January 12, 2004 (Vol. 10, No. 32)
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An award-winning weekly electronic newsletter for alumni and friends of Michigan Technological University. Written and distributed by Dean Woodbeck '78, Director of News and Information Services.
In this issue:
- Husky Tales
- At da Tech
- Around Town
- From the E-mailbag
- E-mail Updates/Welcome to new subscribers
- Alumni Chapter Events
- Job Opportunities
- Electronic Services for Alumni
The snow gods have looked kindly upon the Keweenaw during the last week, filling the needs of statue-builders, skiers, snowboarders, snowshoers and all others who build monuments and pay tribute to Heikki Lunta.
Unfortunately, though, old Hank Snow has no pull with Hebe, daughter of Zeus and goddess of youth. Her powers of rejuvenation are sorely (in more ways than one) needed by your humble correspondent.
As regular readers know, cross-country skiing has become my great winter passion. I came to the sport in my 40s, so my technique (not to mention my speed) leaves something to be desired. I continue to chase a 12-year-old around the trails, daring to go everyplace he does.
So it was I found myself at the top of a steep hill on the Tech trails yesterday, hearing the call of my companion, "Let's bomb it!" He did. Then I did. He made it. That made one of us.
"Gee, I heard this sound like a large amount of puffy snow falling from a tree," my son described to his mother on the phone (no, he wasn't calling from the emergency room--his mother is out of town). "I turned around and there was Dad, face-planted in the snow."
Fortunately, we were within two kilometers of the end of our two-hour extravaganza, with lunch an attractive goal and a sauna even more appealing. My shoulder, which has been injured before (not surprisingly in similar circumstances), began to ache a few hours later. I called on Hebe for help, but hedged my bets with ibuprofen.
Snow Watch '03-'04
As of January 12, 2004
This week Last week Last year
Snowfall to date 105.5" 73.5" 87"
On the ground 20" 11" 9"
See our snowfall chart, dating back to 1890, and day--by-day snowfall for this season.
At Da Tech
STATUES, BROOMBALL START TODAY: The second semester starts today and so do statue construction and the broomball competition. We have webcams on two month-long statue sites (although one will not be operational until mid-week). We also have cams on both broomball courts. Also, the camera monitoring the Center for Integrated Learning construction site is back by popular demand. See: http://www.admin.mtu.edu/urel/cams/
We will again have still photos of carnival statues, and all carnival events, starting later this week at: http://wintercarnival.mtu.edu
BIOMEDICAL ENGINEERING RECEIVES WHITAKER GRANT: The Department of Biomedical Engineering has received a $180,000 grant from the Whitaker Foundation to help develop new industrial co-ops and internships. "We're anticipating that there will be some other good spin-offs from these relationships too," said Professor Dave Nelson. "This will hopefully lead to additional permanent placement opportunities for students upon graduation." Michigan Tech's biomedical engineering program got its start in 1997, thanks to a $942,605 Whitaker Foundation grant.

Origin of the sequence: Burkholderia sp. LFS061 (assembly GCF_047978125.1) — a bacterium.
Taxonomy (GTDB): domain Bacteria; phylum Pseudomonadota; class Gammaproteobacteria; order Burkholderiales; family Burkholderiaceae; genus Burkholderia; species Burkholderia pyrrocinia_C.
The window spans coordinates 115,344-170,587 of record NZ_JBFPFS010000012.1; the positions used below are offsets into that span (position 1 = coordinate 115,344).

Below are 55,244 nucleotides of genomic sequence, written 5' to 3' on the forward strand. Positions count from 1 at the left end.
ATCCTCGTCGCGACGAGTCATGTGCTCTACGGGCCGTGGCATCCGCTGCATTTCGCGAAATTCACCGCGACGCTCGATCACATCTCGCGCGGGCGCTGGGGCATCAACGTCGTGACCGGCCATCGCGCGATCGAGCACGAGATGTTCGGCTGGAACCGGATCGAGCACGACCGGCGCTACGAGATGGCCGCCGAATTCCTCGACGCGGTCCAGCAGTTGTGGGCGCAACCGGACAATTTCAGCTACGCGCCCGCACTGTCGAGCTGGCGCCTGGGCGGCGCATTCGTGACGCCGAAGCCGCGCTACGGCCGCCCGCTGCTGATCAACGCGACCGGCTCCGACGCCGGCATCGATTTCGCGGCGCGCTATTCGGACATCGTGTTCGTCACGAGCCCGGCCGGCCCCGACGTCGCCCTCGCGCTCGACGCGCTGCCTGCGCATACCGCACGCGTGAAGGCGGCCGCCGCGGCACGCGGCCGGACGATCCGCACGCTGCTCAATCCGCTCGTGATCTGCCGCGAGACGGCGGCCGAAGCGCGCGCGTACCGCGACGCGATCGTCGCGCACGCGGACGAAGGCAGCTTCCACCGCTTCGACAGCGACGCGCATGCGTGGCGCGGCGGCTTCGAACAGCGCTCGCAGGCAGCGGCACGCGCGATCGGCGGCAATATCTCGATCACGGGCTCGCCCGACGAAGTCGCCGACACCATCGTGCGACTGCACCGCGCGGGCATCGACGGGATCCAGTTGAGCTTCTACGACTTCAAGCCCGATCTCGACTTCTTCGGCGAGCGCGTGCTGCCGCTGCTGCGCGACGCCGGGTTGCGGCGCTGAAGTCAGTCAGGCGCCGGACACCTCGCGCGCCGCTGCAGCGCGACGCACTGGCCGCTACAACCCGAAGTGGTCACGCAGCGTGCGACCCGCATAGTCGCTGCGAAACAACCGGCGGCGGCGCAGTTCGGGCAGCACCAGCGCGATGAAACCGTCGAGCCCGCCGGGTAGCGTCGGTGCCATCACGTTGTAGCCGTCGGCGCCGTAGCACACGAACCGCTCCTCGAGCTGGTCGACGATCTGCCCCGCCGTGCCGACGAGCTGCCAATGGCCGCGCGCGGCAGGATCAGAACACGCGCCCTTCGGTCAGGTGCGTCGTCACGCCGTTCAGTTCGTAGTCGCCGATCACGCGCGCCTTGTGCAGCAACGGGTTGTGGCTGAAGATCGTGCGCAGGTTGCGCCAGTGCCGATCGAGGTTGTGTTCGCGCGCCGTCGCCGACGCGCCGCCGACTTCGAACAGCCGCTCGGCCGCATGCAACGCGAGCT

ME-EM ALUMNI INVITED TO CARNIVAL GAME: On Saturday, February 7, 2004, the ME-EM department will host a complimentary alumni reception in the MacInnes Skybox during the Huskies hockey game against St. Cloud State. All ME-EM alumni are invited to attend; game time is 5:05 p.m. If you are interested, please respond to Gail Sanchez in the ME-EM Department at 906-487-2911 or e-mail glsanche at mtu.edu
FOR MORE INFORMATION from Tech, see the weekly newsletter
Tech Topics: http://www.mtu.edu/news/ttopics/
HEIKINPAIVA THIS WEEKEND: Hancock's annual Heikinpaiva, a Finnish celebration of mid-winter, takes place this weekend, Jan. 16-17. New this year are Finnish tango lessons and an ice sauna. For all the details about the event, see: http://pasty.com/winter2004/
PRISONER SUES COUNTY JAIL: A Hancock man serving time in Houghton County Jail is suing over conditions in the facility. Isaac U. Laplander says he has been exposed to excessive and harmful carbon monoxide due to faulty ventilation and that jailers won't give him his anti-depressant medication. The jail's boiler room had high levels of carbon monoxide in early December, but county officials say the problem was fixed Dec. 15. Sheriff Brian McLean says he and his staff are meeting all of the prisoner's requirements.
MESABA HAS TENTATIVE CONTRACT: An interruption in air service to Houghton County airport has been avoided with a tentative contract agreement between Mesaba Airline and its pilots. Mesaba operates as Northwest Airlink and is the only carrier serving the Hancock airport. After canceling flights Saturday, Mesaba has returned to a full schedule today.
HUMANE SOCIETY PLANS NEW SHELTER: The Copper Country Humane Society says it will build a new $400,000 animal shelter near its current facility on US-41 south of Houghton. The society has already raised more than half of the required amount and hopes to break ground in May. The building will include 32 dog kennels with enclosed runs, 30 cat kennels, isolation rooms for sick and nursing dogs and cats, and indoor and outdoor exercise pens.